Almost everyone agrees that student presentations benefit the presenter in significant ways. By doing presentations, students learn how to speak in front a group, a broadly applicable professional skill. They learn how to prepare material for public presentation, and practice (especially with feedback) improves their speaking skills. But those of us who have students do presentations in class know there’s a downside—and that’s how the rest of the class responds to these presentations. When the teacher talks, students more or less have to pay attention, at least some of the time, but when their classmates present, they can be comatose. Not only does this make it more difficult for the presenter, it means the students listening are not likely having any sort of learning experience.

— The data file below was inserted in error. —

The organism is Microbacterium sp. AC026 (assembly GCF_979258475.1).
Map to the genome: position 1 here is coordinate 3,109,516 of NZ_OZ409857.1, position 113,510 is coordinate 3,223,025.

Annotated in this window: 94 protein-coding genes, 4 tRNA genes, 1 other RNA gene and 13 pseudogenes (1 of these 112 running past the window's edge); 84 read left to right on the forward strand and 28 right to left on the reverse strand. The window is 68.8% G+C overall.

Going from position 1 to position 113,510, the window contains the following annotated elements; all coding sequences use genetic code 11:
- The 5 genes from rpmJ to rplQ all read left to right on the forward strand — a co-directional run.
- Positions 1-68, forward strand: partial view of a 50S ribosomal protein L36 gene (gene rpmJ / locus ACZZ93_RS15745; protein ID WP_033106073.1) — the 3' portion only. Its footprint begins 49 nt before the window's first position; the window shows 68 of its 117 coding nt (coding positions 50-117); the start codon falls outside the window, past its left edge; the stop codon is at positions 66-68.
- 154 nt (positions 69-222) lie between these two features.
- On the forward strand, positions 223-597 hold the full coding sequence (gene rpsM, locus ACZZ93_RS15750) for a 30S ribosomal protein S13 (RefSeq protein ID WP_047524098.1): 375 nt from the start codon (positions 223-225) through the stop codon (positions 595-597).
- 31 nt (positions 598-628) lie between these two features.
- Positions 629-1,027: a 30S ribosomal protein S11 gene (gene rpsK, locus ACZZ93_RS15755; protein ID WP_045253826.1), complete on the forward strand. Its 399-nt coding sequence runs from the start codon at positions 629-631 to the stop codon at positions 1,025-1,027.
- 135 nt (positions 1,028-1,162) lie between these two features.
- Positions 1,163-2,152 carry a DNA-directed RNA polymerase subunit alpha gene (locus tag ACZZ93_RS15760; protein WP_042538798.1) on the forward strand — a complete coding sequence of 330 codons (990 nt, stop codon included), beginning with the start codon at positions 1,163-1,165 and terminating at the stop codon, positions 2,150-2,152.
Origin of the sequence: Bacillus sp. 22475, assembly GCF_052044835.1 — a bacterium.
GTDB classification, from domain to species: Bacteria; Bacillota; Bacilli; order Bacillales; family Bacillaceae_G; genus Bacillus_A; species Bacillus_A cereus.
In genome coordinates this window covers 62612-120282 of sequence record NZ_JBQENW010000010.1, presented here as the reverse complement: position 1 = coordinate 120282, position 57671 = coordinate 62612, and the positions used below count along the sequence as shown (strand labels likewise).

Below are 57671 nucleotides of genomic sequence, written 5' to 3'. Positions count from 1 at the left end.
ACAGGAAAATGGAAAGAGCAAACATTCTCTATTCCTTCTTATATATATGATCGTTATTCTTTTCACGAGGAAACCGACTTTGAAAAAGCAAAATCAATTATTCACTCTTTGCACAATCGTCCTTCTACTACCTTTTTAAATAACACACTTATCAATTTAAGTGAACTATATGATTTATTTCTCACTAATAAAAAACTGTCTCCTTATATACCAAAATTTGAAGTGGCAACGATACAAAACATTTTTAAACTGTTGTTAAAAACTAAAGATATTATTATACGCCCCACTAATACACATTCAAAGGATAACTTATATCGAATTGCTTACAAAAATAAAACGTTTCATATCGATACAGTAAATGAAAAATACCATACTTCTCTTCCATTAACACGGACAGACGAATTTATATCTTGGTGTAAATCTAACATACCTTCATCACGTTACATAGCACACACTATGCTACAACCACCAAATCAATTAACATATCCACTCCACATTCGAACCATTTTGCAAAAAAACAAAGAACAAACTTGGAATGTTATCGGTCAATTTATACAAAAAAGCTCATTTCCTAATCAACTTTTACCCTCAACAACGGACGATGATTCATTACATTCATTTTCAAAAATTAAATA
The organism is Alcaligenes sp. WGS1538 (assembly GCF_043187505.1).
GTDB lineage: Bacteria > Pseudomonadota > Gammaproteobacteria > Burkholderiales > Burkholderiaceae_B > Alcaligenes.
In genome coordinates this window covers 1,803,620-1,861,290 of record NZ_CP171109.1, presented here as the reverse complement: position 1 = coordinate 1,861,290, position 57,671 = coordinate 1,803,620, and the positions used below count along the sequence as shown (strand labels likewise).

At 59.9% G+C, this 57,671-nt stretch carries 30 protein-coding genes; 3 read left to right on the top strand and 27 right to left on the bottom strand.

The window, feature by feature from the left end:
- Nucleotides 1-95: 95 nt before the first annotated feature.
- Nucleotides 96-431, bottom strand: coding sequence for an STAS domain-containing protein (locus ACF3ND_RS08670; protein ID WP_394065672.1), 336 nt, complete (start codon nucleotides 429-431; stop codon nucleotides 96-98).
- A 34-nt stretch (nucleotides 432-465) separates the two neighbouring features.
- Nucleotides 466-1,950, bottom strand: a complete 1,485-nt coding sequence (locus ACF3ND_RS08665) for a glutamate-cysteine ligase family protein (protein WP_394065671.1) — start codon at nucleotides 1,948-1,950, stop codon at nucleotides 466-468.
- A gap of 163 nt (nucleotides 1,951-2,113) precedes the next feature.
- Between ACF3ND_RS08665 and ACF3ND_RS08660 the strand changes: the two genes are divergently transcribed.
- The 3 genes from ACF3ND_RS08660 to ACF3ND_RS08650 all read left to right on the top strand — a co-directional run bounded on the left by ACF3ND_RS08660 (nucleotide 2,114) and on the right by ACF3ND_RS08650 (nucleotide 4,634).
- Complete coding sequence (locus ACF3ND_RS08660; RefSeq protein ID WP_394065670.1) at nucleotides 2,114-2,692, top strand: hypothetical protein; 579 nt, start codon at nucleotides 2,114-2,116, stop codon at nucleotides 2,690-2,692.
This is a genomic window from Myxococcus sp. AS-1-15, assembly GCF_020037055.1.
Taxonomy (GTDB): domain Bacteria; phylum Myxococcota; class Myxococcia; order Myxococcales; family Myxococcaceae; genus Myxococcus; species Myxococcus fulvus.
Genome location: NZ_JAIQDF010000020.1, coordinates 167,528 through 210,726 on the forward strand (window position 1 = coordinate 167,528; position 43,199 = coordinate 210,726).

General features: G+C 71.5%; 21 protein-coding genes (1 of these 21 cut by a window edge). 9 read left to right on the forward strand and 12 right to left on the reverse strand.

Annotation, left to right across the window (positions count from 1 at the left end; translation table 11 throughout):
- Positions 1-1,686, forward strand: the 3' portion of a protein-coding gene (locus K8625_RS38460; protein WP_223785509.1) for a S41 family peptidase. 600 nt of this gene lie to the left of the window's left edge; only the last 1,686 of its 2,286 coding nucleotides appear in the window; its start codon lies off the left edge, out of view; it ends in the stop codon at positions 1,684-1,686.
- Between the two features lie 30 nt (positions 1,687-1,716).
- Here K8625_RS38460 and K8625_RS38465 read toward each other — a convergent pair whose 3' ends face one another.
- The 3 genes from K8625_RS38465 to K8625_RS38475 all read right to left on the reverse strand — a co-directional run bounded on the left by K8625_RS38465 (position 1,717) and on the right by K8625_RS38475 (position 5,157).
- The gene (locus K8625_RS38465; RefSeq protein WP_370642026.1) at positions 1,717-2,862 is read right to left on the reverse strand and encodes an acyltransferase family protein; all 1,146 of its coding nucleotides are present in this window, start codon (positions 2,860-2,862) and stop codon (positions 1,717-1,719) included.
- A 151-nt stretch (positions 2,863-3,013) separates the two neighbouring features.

HIGHER ED TEACHING STRATEGIES FROM MAGNA PUBLICATIONS
The title of Nadine Dolby’s recent piece in the Chronicle of Higher Education makes a great point about teaching that often goes unspoken: “There’s no learning when nobody’s listening.” It seems to me that most of us take this for granted. How many of us take steps to ensure our students are not only hearing the words uttered during our classes, but actually listening to them. Should we? And what might this entail?
How do you come across to the people you work with? Does what you say and how you say it send mixed messages? Are your actions consistent with your words? Do you listen intently? Do you acknowledge others’ ideas? All these questions are important for any leader, and answering them honestly can help you become a better leader.